Bishop of Limoges in the third century. We have no accurate information as to the origin, dates of birth and death, or the acts of this bishop. All that we know of him we have from Gregory of Tours and it may be summed up thus: Under the consulate of Decius and of Gratus seven bishops were sent from Rome to Gaul to preach the Gospel; Gatien to Tours, Trophimus to Arles, Paul to Narbonne Saturninus to Toulouse, Denis to Paris, Austromoine to Clermont, and Martial to Limoges. Martial seems to have been accompanied by two priests brought by him from the Orient, so he himself may have been born in that region. He succeeded in converting the inhabitants of Limoges to the true Faith, and his memory has always been venerated there.
Very early, the popular imagination, which so easily creates legends, transformed Martial into an apostle of the first century. Sent into Gaul by St. Peter himself he is said to have evangelized not only the Province of Limoges but all Aquitaine. He performed many miracles, among others the raising of a dead man to life, by touching him with a rod that St. Peter had given him. A "Life of St. Martial" attributed to Bishop Aurelian, his successor, in reality the work of an eleventh-century forger, develops this legendary account. According to it Martial was born in Palestine, was one of the seventy-two disciples of Christ, assisted at the resurrection of Lazarus, was at the Last Supper, was baptized by St. Peter, etc.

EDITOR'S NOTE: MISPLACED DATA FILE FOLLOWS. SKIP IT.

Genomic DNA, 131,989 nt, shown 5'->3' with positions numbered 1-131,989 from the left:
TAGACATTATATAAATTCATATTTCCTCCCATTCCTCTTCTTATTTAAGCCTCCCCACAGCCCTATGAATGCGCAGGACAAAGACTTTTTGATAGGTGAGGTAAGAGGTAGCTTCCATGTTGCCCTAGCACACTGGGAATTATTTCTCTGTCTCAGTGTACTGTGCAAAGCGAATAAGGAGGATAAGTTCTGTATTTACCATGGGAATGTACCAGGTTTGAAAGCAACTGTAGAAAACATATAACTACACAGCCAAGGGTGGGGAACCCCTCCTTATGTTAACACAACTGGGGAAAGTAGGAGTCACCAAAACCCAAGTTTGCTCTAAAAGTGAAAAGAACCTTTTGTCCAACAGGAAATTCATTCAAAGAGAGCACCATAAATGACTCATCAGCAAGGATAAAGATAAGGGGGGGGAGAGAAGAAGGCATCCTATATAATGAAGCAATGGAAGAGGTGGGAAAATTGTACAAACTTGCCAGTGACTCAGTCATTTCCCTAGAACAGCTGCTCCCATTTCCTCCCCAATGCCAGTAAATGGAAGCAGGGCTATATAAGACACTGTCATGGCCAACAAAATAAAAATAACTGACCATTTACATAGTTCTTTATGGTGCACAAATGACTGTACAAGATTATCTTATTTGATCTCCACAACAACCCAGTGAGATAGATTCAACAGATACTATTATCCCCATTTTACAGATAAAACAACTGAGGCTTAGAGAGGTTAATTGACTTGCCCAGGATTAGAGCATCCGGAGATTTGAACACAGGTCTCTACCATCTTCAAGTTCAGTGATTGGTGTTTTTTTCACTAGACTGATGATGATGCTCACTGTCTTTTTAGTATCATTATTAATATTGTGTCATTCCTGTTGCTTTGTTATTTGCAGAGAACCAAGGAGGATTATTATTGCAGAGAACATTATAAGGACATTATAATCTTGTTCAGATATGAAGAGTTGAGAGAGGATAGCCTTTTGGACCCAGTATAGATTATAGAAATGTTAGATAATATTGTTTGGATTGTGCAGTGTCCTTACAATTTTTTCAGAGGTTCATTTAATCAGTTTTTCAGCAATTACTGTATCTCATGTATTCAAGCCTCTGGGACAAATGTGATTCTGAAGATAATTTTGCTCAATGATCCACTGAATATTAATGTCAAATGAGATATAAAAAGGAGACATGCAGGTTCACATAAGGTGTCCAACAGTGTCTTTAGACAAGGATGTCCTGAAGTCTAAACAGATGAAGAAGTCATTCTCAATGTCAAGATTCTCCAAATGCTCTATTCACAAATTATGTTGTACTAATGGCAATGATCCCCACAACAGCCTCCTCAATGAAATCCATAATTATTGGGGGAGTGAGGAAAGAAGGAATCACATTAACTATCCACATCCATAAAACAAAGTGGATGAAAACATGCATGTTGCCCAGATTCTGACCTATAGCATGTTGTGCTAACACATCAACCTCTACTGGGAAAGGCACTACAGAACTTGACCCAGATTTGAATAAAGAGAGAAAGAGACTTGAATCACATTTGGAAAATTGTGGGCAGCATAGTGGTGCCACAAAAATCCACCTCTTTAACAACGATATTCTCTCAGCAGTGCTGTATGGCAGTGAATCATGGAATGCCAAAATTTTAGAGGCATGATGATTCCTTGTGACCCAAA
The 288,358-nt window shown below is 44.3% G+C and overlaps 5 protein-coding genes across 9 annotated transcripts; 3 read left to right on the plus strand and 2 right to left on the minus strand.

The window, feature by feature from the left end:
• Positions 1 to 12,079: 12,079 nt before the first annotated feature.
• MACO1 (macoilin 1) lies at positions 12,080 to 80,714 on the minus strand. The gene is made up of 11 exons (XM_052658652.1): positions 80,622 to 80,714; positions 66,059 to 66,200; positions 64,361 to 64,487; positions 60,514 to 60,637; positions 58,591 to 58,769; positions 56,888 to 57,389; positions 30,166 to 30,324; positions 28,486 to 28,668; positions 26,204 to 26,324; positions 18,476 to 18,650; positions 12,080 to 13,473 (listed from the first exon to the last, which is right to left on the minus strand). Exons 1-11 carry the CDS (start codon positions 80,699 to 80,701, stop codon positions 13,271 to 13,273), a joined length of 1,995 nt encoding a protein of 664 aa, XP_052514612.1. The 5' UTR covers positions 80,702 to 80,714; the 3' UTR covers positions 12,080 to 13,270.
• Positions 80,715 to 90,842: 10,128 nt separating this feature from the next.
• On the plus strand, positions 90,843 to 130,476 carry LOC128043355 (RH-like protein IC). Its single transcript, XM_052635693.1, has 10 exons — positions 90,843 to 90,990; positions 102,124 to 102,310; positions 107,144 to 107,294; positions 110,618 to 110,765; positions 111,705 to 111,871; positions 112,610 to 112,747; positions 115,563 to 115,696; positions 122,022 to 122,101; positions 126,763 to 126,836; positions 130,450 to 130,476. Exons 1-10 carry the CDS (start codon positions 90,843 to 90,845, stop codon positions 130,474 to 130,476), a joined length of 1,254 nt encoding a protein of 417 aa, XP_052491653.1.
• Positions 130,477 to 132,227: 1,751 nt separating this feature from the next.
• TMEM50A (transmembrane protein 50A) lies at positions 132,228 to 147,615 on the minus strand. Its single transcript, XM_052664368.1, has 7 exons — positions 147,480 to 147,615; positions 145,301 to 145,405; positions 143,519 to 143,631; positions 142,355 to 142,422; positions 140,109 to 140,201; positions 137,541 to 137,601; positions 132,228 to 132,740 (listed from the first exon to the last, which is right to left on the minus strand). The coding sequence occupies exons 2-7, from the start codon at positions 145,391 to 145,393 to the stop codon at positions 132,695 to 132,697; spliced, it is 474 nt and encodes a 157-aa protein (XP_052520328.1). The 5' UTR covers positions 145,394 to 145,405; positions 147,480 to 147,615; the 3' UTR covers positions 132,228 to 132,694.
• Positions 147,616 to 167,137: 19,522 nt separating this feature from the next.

This tissue of fables which fills long pages was received with favour not only by the unlettered but also by the learned of past centuries and even of modern times. For a long time however it has been exposed to well-warranted discussion that St. Martial's biography is linked with the great question of the apostolicity of certain Churches of Gaul. As to what concerns St. Martial, it has been clearly proved that we must honour in him not one of the seventy-two disciples of Christ but the first preacher of the Christian faith in the Province of Limoges, and that we should not go beyond this. Mgr Buissas, Bishop of Limoges, having petitioned the Holy See in 1853 that the most ancient of his predecessors should not be deprived of the honours so long accorded him as one of the seventy-two disciples of Christ, the Sacred Congregation, unanimously on 8 April, 1854 and Pius IX in his decree of 8 May following, refused absolutely to bestow on St. Martial the title of disciple of Christ and confined themselves to saying that the veneration that was accorded him was of very ancient origin. Two Epistles inserted in the Bibliotheca Patrum are attributed to St. Martial, but they are apocryphal. The Church celebrates his feast on 30 June.
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